As always, feel free to add comments and questions below.

Video Transcription:
Hi everyone. This is William Bay from Flaunt Your
Today I’m going to help you find new clients by harnessing the power of Twitter with the program TweetDeck.

If you’re unfamiliar with TweetDeck, I highly suggest that you go to and check it out. The program comes in a desktop version which I use, as well as a web version, and mobile apps for iPhone and Android.
It’s a great program as it brings your social media like Twitter, Facebook, and LinkedIn profiles under one easy to use interface. It also allows you to manage multiple accounts. So if you have a personal Twitter account and a business account, you can manage them all from the same program.
What I’m going to share with you today is the power of the search columns and how that can be used to prospect for potential clients in your photography business.
In TweetDeck, you’ll find the “Add Column” button here. We’re going to click on that and the following dialog box will ask us which account you want to use. We’re going to use Twitter which is the default account already.
Then in the Search Bar we’re going to input a keyword that you think your potential customers may use while tweeting, so that we can target those people.
For example, I’m a Wedding Photographer in San Diego, so I’m looking for people that are getting married in San Diego. In this case I would use terms like San Diego Married, or San Diego Wedding, or even San Diego Engaged. You can have multiple search columns, which will payoff with more potential prospects.
The words don’t have to be in any particular order, and the great thing about this is that San Diego (or the city in which you’re searching) doesn’t have to be in the Tweet itself, but could be in the person’s Twitter profile which would create an even better target for you.

Now comes the process of sorting through the searches and finding good prospects to respond to. You’ll want to find good tweets that could be open to receiving some information from you. It’s important to not just bombard people with unwanted info about you and your services.
You can potentially have your account suspended if you are just spamming people.

You may find people that have announced that they have just been engaged. In this case you might respond with a message of congratulations and send them to something you’ve written about ‘selecting a wedding photographer’ or ‘ten things to know about planning your wedding’ on your website that they could read if they were interested.
Or you may find someone that is actually looking for recommendations of other vendors. You would definitely want to recommend the vendors you’ve worked with. The opportunity may present itself to let them know that you’re a photographer for hire as well, but remember social media is about sharing, and growing communities and relationships. If you were to refer a vendor, they may refer work back to you at some point too. There’s something to be said for internet karma.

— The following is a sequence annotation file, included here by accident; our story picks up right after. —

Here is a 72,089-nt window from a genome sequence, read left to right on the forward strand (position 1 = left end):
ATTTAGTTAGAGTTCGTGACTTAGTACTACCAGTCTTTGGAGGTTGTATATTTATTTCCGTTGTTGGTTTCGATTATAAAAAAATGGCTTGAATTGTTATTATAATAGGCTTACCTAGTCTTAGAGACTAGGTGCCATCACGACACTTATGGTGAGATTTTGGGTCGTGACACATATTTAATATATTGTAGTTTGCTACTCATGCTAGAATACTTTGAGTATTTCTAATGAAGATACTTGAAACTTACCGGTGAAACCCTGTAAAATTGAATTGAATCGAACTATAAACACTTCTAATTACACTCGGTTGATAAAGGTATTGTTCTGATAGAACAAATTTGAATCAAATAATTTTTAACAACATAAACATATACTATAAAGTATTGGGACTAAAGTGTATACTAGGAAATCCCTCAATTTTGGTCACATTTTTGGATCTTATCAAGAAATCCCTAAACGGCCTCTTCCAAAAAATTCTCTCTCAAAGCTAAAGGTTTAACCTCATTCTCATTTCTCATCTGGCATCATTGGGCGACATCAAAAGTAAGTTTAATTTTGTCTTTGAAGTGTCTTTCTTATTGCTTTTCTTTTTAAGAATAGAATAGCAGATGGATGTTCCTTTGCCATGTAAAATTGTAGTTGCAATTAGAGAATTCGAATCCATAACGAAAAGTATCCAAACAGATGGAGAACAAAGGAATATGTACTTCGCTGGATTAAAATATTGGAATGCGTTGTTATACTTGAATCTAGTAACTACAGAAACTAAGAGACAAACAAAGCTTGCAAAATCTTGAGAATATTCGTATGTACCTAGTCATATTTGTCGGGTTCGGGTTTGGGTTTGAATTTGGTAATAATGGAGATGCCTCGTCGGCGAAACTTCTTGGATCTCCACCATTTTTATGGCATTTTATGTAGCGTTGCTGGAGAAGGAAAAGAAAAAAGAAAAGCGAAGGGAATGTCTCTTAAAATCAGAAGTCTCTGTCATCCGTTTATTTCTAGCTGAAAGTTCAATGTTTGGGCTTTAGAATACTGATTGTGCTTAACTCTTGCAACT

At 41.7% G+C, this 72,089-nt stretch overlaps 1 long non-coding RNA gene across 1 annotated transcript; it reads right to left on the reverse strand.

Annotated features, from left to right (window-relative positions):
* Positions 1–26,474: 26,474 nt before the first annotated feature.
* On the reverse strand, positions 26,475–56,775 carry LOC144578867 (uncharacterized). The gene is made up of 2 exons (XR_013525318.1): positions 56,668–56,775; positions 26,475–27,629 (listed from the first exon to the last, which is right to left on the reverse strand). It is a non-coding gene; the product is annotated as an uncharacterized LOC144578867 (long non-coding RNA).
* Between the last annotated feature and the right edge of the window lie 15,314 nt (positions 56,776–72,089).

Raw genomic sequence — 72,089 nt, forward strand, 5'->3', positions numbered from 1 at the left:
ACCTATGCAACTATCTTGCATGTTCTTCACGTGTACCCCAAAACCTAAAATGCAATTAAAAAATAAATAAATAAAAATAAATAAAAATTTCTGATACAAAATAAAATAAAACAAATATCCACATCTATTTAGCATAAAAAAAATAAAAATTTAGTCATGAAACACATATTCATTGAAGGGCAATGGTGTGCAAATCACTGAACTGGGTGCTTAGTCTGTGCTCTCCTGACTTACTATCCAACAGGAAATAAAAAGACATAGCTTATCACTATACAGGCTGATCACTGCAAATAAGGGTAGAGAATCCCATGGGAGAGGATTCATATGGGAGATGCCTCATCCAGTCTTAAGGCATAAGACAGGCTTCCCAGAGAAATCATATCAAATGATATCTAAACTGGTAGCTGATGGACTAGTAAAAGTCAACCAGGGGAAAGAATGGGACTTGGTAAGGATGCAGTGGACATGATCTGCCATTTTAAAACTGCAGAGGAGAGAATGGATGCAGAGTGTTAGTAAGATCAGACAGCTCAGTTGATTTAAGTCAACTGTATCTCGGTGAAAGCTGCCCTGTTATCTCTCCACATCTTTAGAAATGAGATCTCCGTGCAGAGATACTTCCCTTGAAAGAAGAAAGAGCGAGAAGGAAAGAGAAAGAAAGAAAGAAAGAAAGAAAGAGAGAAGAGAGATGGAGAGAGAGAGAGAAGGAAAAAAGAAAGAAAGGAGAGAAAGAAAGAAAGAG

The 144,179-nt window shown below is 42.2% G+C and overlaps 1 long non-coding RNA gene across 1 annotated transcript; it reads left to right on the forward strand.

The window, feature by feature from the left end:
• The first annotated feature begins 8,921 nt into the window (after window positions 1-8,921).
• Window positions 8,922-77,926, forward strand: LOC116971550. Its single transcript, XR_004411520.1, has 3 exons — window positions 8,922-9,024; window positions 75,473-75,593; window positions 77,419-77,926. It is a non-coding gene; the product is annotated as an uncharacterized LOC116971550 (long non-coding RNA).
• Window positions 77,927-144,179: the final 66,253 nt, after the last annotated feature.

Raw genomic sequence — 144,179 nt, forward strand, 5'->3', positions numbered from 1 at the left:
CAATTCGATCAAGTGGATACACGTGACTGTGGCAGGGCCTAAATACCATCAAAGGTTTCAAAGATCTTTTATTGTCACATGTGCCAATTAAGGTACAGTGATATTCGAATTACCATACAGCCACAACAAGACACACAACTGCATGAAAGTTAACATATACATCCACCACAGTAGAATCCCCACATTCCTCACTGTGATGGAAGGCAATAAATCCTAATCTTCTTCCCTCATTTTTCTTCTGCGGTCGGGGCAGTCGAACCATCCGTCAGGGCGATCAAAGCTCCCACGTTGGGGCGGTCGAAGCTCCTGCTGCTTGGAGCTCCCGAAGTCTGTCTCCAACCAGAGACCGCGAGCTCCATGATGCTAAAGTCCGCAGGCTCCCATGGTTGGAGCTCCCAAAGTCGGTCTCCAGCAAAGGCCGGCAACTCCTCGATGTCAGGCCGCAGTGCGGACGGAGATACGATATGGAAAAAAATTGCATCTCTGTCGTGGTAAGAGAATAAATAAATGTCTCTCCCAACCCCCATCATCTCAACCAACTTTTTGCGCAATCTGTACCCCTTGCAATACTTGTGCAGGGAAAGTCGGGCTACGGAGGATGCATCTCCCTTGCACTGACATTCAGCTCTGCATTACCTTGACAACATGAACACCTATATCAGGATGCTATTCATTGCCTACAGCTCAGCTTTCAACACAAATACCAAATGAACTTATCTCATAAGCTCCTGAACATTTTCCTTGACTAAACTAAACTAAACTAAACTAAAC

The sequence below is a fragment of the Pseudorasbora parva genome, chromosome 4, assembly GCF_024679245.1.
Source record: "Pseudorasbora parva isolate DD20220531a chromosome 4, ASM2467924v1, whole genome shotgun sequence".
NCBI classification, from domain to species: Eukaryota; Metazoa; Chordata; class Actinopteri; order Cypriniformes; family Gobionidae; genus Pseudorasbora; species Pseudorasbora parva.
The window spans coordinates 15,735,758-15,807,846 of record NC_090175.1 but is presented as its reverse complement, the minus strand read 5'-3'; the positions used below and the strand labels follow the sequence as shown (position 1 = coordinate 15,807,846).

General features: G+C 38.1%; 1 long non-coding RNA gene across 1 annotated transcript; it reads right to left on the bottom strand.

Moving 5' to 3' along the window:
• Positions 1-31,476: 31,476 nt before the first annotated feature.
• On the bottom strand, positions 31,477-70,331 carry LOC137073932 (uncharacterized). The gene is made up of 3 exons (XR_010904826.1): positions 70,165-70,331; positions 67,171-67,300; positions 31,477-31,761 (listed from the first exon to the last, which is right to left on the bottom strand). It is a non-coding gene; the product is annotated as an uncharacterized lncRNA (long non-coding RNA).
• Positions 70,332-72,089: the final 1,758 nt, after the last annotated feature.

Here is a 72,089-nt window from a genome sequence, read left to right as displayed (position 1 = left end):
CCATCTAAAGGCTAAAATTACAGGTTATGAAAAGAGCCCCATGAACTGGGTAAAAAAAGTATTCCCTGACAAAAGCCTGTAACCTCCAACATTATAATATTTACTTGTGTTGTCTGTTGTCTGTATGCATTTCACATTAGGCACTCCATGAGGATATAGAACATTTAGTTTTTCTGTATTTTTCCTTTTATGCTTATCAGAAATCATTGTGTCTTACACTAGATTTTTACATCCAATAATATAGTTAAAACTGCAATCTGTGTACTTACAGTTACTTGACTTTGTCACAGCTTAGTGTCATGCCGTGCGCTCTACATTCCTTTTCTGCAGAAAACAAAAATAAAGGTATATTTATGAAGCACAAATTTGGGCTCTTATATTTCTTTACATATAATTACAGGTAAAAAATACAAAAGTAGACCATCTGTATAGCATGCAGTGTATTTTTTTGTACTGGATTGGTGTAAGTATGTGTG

Now can this work for other photographers? Of course. If you are a Maternity Photographer, you might look up phrases like “having a baby” or “I’m pregnant” if you are a Senior Photographer you can look up words like “graduate” or “senior.”
It’s really up to your creativity.
Why use TweetDeck over Twitter’s search:

  1. In my opinion TweetDeck’s interface is quite a bit more streamlined than Twitter’s and has more features.
  2. TweetDeck feeds are automatic, so I don’t have to refresh my browser screen when people send new tweets. It’s live, in real time.
  3. Since I can have as many search columns it’s just as simple as scrolling to the right of my most used columns to go through my lists.
  4. One of my favorite features is that you can assign an audible notification as the searches come in, so you don’t have to check every five minutes to see if you’re missing something new.

I hope now that you have a new way to obtain new clients. The bonus to this technique is that as you start spreading your content with other people, you may gain new followers, as well as having your links spread across the internet which will bring you more traffic, and increase your SEO.
If you have any questions, feel free to get in touch with me here at We do specialize in SEO, and Social Marketing for photographers and can help you in your campaigns.

Are You Losing Clients Before They Enter Your Site

05 September

I’ve recently been looking at resumes of Web Engineers to expand the capabilities of Flaunt Your Site and grow it into the business I see it becoming. Through the process of looking through resumes online, I’ve been quite dumbfounded by the number of resumes that don’t provide contact information at all.

I’ve seen a number of talented and qualified people that I’ll never be able to contact!

That got me thinking about photographers with websites. Most pointedly the ones with Blu Domain websites that use a splash page on the main page. None of these sites provide contact information!
How do you expect clients to email you or call you to hire you? What if there was a wedding day emergency and all the client had was an iPhone? (They won’t be able to look at your Flash site from their mobile device).

The lesson here is that you should provide a method for contact that potential clients can reach from every page on you website. Whether that’s a link to a contact page, or footer information with your address and phone number at the bottom of every page.

Having a footer with your information at the bottom of the page has an added benefit for Local SEO optimization. When we do a Local Optimization Service, we modify the client’s website with the contact information in the correct microformat for Google to read it and associate it with your Google Places listing which helps boost that listing towards the top.

Don’t lose clients before you’ve even had a chance to meet them and impress them. Make sure they can contact you from the very beginning.